Surge of Marshallese Adoptions in Northwest Arkansas Leads to Calls for Reform
As many as 15,000 people from the Republic of the Marshall Islands have moved to Northwest Arkansas to work, obtain health care and raise their children. But unlike the American nuclear family, islanders traditionally may relinquish their children to the care of relatives and clan members, if in dire need. By extension, a growing number of impoverished pregnant Marshallese women in Arkansas are consenting to private legal adoptions to improve their children’s welfare as well as to secure medical and living expenses. But some may not understand that they risk losing all contact with their child, under traditional Arkansas adoption rules. This autumn, community advocates and lawyers are laboring to protect the interests of both islander birth moms and parents wishing to adopt Marshallese babies.
A majority of private adoptions in northwest Arkansas now involve Marshallese birth mothers, says Melisa Laelan. She’s founder and president of Arkansas Coalition of Marshallese headquartered in Springdale. The nonprofit agency assists migrant islanders with legal and residency questions. But as a Marshallese court interpreter, Laelan says she’s witnessing too many Marshallese child adoption consent proceedings.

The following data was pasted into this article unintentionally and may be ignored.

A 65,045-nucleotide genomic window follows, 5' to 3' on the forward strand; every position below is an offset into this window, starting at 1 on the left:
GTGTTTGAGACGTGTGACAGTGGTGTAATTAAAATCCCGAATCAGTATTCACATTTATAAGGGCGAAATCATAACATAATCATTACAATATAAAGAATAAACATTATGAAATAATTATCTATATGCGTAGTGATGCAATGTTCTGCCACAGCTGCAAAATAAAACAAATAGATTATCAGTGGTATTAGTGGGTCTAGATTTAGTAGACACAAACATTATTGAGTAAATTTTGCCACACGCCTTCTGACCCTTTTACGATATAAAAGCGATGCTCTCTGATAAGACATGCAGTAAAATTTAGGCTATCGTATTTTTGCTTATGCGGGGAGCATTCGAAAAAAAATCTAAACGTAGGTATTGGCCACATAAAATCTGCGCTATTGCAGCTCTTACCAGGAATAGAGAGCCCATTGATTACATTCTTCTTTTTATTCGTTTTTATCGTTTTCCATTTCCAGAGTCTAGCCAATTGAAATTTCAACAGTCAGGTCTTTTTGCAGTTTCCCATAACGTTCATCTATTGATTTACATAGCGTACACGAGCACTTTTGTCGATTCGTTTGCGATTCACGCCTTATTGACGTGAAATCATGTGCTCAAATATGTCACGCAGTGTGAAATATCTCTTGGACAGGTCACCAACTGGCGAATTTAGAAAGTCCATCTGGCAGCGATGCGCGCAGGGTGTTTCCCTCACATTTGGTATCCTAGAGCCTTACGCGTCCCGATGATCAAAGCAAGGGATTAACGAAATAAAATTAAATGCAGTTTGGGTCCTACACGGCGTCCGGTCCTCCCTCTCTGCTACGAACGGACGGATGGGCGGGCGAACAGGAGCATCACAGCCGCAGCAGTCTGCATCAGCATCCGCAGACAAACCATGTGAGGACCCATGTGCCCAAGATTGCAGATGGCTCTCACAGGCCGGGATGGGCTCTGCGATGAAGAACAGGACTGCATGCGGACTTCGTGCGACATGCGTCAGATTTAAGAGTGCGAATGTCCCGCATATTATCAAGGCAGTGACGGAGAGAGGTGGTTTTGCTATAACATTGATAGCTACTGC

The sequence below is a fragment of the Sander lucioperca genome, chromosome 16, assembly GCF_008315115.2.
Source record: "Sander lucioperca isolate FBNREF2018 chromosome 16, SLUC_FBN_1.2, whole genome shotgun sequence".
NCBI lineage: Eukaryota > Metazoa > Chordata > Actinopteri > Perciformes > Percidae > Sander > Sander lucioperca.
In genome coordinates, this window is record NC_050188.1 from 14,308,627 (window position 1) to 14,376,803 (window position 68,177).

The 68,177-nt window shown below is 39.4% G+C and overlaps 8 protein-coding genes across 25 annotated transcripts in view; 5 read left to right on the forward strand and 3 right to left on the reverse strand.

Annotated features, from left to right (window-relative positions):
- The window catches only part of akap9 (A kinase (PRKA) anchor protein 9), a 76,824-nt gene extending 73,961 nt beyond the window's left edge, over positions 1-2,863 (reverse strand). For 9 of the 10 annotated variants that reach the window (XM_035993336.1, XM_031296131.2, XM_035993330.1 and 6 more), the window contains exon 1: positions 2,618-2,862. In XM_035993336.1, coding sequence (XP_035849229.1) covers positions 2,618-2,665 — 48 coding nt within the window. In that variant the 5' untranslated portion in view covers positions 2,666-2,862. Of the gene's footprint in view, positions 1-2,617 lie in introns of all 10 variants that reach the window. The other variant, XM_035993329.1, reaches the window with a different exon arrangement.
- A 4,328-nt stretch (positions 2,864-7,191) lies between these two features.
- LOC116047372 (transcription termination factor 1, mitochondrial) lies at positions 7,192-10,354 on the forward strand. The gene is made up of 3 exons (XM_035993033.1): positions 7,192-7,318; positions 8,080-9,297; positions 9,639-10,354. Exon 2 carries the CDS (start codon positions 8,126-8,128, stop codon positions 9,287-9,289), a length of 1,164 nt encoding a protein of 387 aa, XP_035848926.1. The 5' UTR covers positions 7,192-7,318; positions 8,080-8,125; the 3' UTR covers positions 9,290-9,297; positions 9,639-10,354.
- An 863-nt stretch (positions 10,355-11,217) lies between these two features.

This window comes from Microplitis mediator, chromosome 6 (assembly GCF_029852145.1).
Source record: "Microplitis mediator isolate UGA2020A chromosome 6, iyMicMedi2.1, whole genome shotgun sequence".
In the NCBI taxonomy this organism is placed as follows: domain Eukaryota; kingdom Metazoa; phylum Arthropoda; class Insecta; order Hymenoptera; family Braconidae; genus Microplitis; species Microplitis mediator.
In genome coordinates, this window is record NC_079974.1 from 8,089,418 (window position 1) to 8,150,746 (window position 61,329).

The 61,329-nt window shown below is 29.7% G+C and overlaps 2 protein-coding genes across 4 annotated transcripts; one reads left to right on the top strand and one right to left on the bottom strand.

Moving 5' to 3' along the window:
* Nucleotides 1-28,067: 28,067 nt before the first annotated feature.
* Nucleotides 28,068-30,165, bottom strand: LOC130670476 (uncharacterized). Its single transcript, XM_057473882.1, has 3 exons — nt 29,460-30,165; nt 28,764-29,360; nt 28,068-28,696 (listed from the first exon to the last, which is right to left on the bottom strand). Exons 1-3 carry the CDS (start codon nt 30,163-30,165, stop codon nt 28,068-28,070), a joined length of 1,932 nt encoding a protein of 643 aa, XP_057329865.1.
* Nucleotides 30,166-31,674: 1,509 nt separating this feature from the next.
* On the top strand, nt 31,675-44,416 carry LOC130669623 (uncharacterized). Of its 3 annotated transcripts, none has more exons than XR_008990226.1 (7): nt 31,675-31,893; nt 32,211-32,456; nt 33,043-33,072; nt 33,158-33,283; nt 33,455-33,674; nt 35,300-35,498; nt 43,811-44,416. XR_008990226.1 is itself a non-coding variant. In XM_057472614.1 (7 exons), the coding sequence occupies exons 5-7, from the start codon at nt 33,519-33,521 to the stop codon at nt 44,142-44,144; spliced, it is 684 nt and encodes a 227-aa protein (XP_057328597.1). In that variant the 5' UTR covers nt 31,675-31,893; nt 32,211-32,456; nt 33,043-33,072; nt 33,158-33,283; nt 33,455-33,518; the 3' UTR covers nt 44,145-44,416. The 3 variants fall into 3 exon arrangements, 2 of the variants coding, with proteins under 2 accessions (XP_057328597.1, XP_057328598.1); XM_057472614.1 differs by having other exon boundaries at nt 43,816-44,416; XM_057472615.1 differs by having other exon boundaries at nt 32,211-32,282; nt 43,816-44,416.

“The culprit of all this is the money,” she says.
Unemployment in the Republic of the Marshall Islands hovers around 36 percent. That's led thousands of Marshallese to legally migrate to the U.S. under a special compact from the Marshall Islands, comprised of two chains of volcanic islands and coral atolls far out in the central Pacific Ocean.
Laelan says once here, a growing number of pregnant Marshallese women are engaging in private adoptions, lured by offers of cash and comfortable futures for their children.
“But sometimes they don’t know that it’s a closed adoption,” Laelan says, “that the child won’t come back to them.”
“Traditional Marshallese adoptions back home,” she says, “never require paperwork. Whoever takes care of the child is considered family, the parents for that child, so it really flows freely.”
“But that becomes a problem,” she says, “when you come to the U.S., when the legal relationship is important and needs to be distinguished for providers, like schools, doctors, and clinics who need to see paperwork.”